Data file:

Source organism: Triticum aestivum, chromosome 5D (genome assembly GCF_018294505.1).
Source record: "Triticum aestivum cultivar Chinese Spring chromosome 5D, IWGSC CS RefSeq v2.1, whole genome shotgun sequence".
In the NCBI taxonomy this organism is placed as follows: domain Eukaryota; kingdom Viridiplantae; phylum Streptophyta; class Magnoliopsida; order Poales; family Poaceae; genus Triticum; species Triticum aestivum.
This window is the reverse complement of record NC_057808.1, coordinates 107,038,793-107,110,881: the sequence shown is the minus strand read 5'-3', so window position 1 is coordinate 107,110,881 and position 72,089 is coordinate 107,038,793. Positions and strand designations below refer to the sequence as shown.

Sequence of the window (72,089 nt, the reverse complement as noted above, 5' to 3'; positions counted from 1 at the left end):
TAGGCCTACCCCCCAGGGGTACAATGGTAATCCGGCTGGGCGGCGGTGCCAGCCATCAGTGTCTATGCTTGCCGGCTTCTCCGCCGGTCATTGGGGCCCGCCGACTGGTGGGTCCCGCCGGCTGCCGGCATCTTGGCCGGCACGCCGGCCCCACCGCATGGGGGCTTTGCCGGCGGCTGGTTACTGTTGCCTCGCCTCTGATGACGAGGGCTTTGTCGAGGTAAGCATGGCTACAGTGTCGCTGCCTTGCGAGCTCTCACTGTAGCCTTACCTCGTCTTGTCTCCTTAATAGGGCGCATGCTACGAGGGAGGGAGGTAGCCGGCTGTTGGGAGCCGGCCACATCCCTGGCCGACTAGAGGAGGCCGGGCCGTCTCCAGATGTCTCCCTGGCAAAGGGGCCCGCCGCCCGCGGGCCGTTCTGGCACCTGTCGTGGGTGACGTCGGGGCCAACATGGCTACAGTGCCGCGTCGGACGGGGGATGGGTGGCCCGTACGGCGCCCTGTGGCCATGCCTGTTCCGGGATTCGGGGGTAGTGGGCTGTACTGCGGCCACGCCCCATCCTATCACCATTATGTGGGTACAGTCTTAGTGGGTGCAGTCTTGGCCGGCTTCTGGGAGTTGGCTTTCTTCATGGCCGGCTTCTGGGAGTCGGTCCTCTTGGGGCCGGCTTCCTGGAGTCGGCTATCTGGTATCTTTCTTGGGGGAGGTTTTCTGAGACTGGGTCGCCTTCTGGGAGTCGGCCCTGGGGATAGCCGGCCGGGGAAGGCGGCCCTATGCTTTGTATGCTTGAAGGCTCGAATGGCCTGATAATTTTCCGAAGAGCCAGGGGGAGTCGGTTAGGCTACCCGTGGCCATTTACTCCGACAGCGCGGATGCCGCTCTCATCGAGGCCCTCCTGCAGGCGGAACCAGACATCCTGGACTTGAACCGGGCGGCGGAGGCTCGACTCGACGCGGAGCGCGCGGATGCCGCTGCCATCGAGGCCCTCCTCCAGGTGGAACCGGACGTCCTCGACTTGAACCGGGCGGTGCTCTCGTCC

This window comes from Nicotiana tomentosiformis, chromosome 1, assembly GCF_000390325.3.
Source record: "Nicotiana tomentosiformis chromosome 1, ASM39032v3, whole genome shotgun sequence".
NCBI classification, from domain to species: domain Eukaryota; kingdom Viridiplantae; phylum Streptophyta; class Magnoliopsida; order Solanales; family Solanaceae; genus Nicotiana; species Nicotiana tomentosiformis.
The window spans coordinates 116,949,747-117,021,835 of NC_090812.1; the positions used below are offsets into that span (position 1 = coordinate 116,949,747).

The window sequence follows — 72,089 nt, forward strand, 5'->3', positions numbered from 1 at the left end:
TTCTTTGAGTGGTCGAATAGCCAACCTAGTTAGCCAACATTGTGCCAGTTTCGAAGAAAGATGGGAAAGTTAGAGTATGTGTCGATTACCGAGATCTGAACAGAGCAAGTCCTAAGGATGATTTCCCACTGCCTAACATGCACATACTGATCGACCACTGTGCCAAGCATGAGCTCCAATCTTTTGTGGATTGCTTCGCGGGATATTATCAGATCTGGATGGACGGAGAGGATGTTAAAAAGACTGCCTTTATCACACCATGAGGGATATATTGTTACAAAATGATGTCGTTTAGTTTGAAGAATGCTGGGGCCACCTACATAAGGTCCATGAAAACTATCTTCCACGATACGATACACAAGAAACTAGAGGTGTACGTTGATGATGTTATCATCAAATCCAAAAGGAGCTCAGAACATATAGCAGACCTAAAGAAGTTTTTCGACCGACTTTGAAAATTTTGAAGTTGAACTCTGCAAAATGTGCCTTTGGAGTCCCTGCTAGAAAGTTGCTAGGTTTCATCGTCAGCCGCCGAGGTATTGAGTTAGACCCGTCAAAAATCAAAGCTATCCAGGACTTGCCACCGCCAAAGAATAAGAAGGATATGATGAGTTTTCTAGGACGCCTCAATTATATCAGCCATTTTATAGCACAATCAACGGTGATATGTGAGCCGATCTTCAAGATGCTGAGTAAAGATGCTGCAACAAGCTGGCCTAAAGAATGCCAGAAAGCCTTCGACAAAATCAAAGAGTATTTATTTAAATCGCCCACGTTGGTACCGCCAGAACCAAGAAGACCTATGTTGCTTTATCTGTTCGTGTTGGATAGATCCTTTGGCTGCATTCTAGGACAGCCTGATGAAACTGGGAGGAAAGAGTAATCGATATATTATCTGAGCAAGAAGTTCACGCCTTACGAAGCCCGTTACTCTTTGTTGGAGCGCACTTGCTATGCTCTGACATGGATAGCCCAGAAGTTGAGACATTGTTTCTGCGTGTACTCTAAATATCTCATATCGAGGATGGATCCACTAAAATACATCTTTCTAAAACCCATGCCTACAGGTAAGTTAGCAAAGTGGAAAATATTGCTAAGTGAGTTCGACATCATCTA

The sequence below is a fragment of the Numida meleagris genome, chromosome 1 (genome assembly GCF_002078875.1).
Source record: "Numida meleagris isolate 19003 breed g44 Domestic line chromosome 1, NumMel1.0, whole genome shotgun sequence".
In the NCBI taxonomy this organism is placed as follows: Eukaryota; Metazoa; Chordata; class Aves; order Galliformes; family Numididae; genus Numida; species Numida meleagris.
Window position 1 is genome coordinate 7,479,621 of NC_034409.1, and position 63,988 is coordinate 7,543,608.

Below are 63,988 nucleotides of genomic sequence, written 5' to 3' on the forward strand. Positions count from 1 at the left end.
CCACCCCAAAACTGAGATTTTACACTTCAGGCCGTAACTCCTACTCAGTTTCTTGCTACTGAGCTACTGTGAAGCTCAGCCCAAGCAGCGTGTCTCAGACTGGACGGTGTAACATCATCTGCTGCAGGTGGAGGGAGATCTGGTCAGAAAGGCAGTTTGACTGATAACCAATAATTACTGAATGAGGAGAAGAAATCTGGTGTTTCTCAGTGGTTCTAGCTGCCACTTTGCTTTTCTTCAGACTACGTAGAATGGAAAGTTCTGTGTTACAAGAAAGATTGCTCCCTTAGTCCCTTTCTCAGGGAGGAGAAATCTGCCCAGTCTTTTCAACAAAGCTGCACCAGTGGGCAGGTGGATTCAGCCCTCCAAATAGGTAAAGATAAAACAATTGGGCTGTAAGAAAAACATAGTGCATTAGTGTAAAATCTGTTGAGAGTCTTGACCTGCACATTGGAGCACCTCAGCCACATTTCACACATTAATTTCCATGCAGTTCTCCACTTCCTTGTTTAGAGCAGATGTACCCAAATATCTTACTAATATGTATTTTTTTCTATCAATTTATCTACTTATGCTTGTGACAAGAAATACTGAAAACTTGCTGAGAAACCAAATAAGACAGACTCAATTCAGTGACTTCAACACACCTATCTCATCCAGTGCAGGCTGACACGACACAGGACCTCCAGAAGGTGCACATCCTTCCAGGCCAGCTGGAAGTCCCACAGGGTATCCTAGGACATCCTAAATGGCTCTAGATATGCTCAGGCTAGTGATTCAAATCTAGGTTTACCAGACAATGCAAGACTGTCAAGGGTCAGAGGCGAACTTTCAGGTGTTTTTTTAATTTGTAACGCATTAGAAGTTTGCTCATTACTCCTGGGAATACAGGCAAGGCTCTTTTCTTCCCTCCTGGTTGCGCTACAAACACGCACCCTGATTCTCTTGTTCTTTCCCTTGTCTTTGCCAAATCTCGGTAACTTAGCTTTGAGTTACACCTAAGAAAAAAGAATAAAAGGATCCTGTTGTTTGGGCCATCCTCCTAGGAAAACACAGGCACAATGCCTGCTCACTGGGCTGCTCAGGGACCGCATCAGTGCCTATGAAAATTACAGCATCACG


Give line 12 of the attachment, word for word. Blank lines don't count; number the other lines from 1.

TTCTTTGAGTGGTCGAATAGCCAACCTAGTTAGCCAACATTGTGCCAGTTTCGAAGAAAGATGGGAAAGTTAGAGTATGTGTCGATTACCGAGATCTGAACAGAGCAAGTCCTAAGGATGATTTCCCACTGCCTAACATGCACATACTGATCGACCACTGTGCCAAGCATGAGCTCCAATCTTTTGTGGATTGCTTCGCGGGATATTATCAGATCTGGATGGACGGAGAGGATGTTAAAAAGACTGCCTTTATCACACCATGAGGGATATATTGTTACAAAATGATGTCGTTTAGTTTGAAGAATGCTGGGGCCACCTACATAAGGTCCATGAAAACTATCTTCCACGATACGATACACAAGAAACTAGAGGTGTACGTTGATGATGTTATCATCAAATCCAAAAGGAGCTCAGAACATATAGCAGACCTAAAGAAGTTTTTCGACCGACTTTGAAAATTTTGAAGTTGAACTCTGCAAAATGTGCCTTTGGAGTCCCTGCTAGAAAGTTGCTAGGTTTCATCGTCAGCCGCCGAGGTATTGAGTTAGACCCGTCAAAAATCAAAGCTATCCAGGACTTGCCACCGCCAAAGAATAAGAAGGATATGATGAGTTTTCTAGGACGCCTCAATTATATCAGCCATTTTATAGCACAATCAACGGTGATATGTGAGCCGATCTTCAAGATGCTGAGTAAAGATGCTGCAACAAGCTGGCCTAAAGAATGCCAGAAAGCCTTCGACAAAATCAAAGAGTATTTATTTAAATCGCCCACGTTGGTACCGCCAGAACCAAGAAGACCTATGTTGCTTTATCTGTTCGTGTTGGATAGATCCTTTGGCTGCATTCTAGGACAGCCTGATGAAACTGGGAGGAAAGAGTAATCGATATATTATCTGAGCAAGAAGTTCACGCCTTACGAAGCCCGTTACTCTTTGTTGGAGCGCACTTGCTATGCTCTGACATGGATAGCCCAGAAGTTGAGACATTGTTTCTGCGTGTACTCTAAATATCTCATATCGAGGATGGATCCACTAAAATACATCTTTCTAAAACCCATGCCTACAGGTAAGTTAGCAAAGTGGAAAATATTGCTAAGTGAGTTCGACATCATCTA